Three displays might sum this up: the match against Rangers in his first spell, 4-0, with all the goals created by him. The match at Ibrox beginning his second spell, playing like he’d never been away, pulling all the strings, another victory. And the match at Ibrox in his third spell, conjuring up the “pass of the millennium” for Daryl Horgan’s goal. That was very Hibs, raving about an assist when your team had been leathered 6-1, and there was a lot of teasing from Rangers supporters, from many clubs in fact.
But fans from all over have been warm in their wishes for Allan to make a full recovery from his heart condition and get back to playing his best. He spoke well to Sky’s Luke Shanley when describing his anxiety - but not his out-and-out fear - over whether he would ever pull on his boots and craft another of those killer reverse passes. I wasn’t surprised by that, remembering how smart he’d been in a long interview - not something all players like - back in 2017 when he was on loan from Celtic at Dundee.
Pondering his status in the Scottish game he said: “Hearts fans probably don’t like me because I played for Hibs. Hibs fans probably don’t like me because I left. Rangers fans probably don’t like me because I went to Celtic. I started at Dundee United but their fans probably don’t like me because I’m now at Dundee. Celtic fans know that when I was a wee boy my favourite team were Rangers and that’s probably a good enough reason for Aberdeen fans to not like me. It’s a shambles!”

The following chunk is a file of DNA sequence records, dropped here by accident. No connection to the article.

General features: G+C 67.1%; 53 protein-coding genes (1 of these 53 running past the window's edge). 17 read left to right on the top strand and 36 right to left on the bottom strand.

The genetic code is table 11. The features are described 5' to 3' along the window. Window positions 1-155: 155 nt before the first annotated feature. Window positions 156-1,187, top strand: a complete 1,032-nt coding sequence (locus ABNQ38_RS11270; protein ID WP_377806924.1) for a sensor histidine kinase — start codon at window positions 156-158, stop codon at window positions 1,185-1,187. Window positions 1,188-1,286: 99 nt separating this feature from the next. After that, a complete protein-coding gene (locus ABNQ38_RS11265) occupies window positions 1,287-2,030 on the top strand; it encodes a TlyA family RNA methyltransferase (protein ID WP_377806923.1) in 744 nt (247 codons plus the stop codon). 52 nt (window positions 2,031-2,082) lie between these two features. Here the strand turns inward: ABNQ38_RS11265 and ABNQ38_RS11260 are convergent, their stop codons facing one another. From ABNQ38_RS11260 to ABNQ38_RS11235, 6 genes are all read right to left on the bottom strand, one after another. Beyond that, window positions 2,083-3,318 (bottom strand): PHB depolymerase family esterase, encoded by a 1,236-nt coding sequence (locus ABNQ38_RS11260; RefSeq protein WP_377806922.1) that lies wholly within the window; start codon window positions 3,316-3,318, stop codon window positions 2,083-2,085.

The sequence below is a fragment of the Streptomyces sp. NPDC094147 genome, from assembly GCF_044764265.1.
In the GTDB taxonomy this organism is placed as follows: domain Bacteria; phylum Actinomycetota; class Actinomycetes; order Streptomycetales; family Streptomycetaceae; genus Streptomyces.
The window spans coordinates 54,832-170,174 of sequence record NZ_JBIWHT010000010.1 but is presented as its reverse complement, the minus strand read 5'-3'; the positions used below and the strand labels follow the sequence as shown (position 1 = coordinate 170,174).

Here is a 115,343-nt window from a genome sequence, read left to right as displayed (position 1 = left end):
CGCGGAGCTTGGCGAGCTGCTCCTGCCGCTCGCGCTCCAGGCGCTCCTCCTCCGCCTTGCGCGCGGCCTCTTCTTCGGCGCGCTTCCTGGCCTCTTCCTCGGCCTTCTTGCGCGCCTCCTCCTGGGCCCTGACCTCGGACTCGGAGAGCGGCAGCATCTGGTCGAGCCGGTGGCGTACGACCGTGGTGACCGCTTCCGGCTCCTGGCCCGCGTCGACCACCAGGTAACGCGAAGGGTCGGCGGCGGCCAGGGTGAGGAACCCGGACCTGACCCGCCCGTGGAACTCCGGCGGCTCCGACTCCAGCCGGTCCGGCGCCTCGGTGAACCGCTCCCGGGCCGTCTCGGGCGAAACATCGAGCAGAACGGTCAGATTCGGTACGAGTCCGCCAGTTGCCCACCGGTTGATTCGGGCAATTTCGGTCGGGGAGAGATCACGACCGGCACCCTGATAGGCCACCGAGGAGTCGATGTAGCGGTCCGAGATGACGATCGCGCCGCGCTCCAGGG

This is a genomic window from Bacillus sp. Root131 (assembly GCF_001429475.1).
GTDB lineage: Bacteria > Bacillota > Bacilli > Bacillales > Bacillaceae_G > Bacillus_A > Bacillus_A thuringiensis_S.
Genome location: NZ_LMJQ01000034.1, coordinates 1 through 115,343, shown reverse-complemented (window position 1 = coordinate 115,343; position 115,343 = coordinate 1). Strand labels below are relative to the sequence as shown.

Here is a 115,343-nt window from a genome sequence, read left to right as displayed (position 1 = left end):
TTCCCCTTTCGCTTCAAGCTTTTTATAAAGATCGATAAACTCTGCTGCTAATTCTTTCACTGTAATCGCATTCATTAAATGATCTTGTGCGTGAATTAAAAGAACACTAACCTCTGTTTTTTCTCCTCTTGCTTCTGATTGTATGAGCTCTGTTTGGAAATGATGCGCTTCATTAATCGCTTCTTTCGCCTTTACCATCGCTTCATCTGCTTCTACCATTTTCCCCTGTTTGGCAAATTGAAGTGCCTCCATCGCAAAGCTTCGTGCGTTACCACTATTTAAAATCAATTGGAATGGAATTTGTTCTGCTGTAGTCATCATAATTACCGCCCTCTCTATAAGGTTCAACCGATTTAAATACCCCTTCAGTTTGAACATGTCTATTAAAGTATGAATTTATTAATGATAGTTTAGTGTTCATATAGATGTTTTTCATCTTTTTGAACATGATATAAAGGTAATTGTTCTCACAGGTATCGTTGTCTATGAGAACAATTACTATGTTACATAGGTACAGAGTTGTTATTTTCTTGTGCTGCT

All of this, by the way, was presented with that fetching smile of his; he wasn’t remotely feeling sorry for himself. Same as now. He suffers from a condition that has turned out to be career-ending for some footballers, life-ending for others, but he is determined to beat it.
Hibs fans have forgiven Allan for leaving and now that he’s back they couldn’t love him more. The tradition he’s continuing is that of the old-school inside-forward: Bobby Johnstone then Alex Cropley then Russell Latapy and now Allan.
But beyond Easter Road that’s also a Scottish tradition: the guy in the middle of the park, never tall but big in ideas, with dancing feet to go with the bold, adventurous mind. In that interview four years ago he told me: “When I play I want folk to go: ‘I saw something out there today. That’s the kind of football I like.’” The kind we all like. It’s cheering he has had his condition identified and a procedure for keeping it in check established. Hopefully his full return will coincide with our full return for Allan needs an audience if he’s going to top THAT PASS.